The groups had comparable IQ scores within the normal range. Congruent with our predictions, diabetic subjects performed consistently worse than controls on all measures of declarative memory, with effect sizes mostly being medium to medium large and group differences at least marginally significant in four of the ten measures (Table 2). Significantly lower scores were observed among diabetics in both immediate (t = 2.13, P = 0.04) and delayed (t = 2.12, P = 0.04) recall of the emotional paragraph, and a non-significant trend was observed in delayed recall of the neutral paragraph (t = 1.90, P = 0.06) (Figure 2). Group differences also approached statistical significance on the CVLT short delay free recall (t = 1.94, P = 0.06).
Consistent with our expectations, the two-way mixed ANOVAs revealed weak to moderate interaction effects between group and memory type among women (immediate, (F[1,18] = 0.81, P = 0.38; delayed F[1, 18] = 1.91, P = 0.18). Although these interaction effects were non-significant, the results descriptively suggest that female diabetics when compared with female controls showed no discernible memory enhancement for emotional materials in both recall conditions. As expected, the interaction effects were less strong among the male subjects. To provide graphic support for the hypothesized gender effect on emotional memory among diabetics, we have included below Figures 3a and 3b, which showed no discernible difference between emotional and neutral memory among female diabetics, whereas male diabetics did show some enhancement in both recall conditions.
The groups were comparable in working memory, attention as measured with the DSST, and verbal fluency (see Table 2). On the Digit Vigilance Test, however, diabetics had a significantly slower response time than controls (t = 2.02, P = 0.05). Given the differences in sustained attention between the groups, we repeated the group comparisons on the memory measures, controlling for the response time on the Digit Vigilance test, and the results remained unchanged.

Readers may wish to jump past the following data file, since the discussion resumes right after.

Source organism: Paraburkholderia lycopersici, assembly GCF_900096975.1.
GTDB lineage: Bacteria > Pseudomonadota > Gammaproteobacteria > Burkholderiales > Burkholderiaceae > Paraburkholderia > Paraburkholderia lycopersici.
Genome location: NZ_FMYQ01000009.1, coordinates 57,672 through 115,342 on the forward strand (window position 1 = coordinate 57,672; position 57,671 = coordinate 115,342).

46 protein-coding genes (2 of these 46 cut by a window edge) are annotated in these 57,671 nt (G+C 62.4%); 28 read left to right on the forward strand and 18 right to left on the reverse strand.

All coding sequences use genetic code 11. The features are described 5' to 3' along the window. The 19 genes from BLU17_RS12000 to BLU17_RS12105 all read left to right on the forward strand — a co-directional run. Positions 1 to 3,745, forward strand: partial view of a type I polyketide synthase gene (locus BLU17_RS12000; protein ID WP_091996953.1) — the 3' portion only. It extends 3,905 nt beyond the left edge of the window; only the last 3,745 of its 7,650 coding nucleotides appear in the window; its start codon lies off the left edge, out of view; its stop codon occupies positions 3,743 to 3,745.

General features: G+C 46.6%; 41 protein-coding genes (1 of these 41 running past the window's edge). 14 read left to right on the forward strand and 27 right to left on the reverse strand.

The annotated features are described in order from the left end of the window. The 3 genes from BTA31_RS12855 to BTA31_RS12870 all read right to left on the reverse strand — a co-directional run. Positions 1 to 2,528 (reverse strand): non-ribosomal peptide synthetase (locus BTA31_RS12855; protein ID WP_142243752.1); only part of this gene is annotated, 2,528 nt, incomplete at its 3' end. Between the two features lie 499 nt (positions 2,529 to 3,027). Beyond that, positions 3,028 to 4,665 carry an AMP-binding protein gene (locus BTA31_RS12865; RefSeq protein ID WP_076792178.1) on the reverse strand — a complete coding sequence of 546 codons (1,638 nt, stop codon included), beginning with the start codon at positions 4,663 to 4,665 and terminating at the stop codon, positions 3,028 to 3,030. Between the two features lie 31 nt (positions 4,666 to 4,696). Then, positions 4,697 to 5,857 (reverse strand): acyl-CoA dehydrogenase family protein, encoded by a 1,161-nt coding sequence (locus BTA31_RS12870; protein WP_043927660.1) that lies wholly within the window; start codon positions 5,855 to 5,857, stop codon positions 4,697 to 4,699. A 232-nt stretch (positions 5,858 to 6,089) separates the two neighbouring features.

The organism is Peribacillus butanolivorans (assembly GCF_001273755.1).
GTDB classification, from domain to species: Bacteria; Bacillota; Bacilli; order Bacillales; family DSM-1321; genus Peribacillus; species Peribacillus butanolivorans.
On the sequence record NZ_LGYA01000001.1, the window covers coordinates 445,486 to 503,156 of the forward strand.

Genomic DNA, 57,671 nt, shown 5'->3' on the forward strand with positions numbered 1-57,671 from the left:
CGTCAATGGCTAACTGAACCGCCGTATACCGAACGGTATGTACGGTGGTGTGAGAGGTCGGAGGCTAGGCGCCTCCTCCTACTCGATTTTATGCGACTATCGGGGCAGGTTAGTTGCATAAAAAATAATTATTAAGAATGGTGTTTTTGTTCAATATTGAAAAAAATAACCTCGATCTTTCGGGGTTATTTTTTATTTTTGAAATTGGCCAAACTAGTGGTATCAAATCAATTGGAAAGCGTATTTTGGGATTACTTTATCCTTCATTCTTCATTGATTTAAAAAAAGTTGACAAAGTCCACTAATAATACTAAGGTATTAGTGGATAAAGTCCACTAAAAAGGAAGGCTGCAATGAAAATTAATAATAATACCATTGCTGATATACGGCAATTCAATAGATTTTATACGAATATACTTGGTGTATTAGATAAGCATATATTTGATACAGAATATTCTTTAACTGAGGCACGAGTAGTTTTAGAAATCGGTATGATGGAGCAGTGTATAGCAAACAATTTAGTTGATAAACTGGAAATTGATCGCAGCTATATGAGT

The chi-square tests yielded no group differences on ratings of periventricular or deep WM hyperintensities. However, the DTI results from both VANCOVA and ROI-based analyses revealed significant cerebral WM microstructural alterations among diabetics.
In the VANCOVA analysis, we identified a total of 12 clusters, eleven of which showed significant FA reductions among diabetics, independent of age and signs of WM hyperintensities. Although these 11 clusters were found in all four lobes, the majority of them were concentrated in the frontal and temporal regions, and the largest was located in the left temporal stem (see Table 3 and Figure 4 for the top six clusters by size). The single cluster showing significant FA elevations in the diabetic group had substantial partial volume contamination from neighboring ventricular CSF. After excluding the three cases with extensive distortions, the second analysis produced no additional clusters on the image slices below the gyrus rectus.
Consistent with the results from our voxelwise analysis, ROI-based analysis revealed that relative to controls, diabetics had significant reductions in temporal stem FA (t = 2.16, P = 0.04).
Bivariate correlation results demonstrated that the measures of declarative emotional and neutral memory that separated the groups correlated positively with the QUICKI (higher QUICKI score indicates better insulin function) score and temporal stem FA (see Figure 5 for scatterplots depicting associations between emotional memory and temporal stem FA) and negatively with systolic BP (Table 4). Please note that age was not associated with any of the measures included in the regression analyses, and that temporal stem FA had no discernible correlation with age, QUICKI score, or systolic BP. Additionally, diastolic BP only correlated weakly with the memory measures and was therefore excluded from the regression analyses.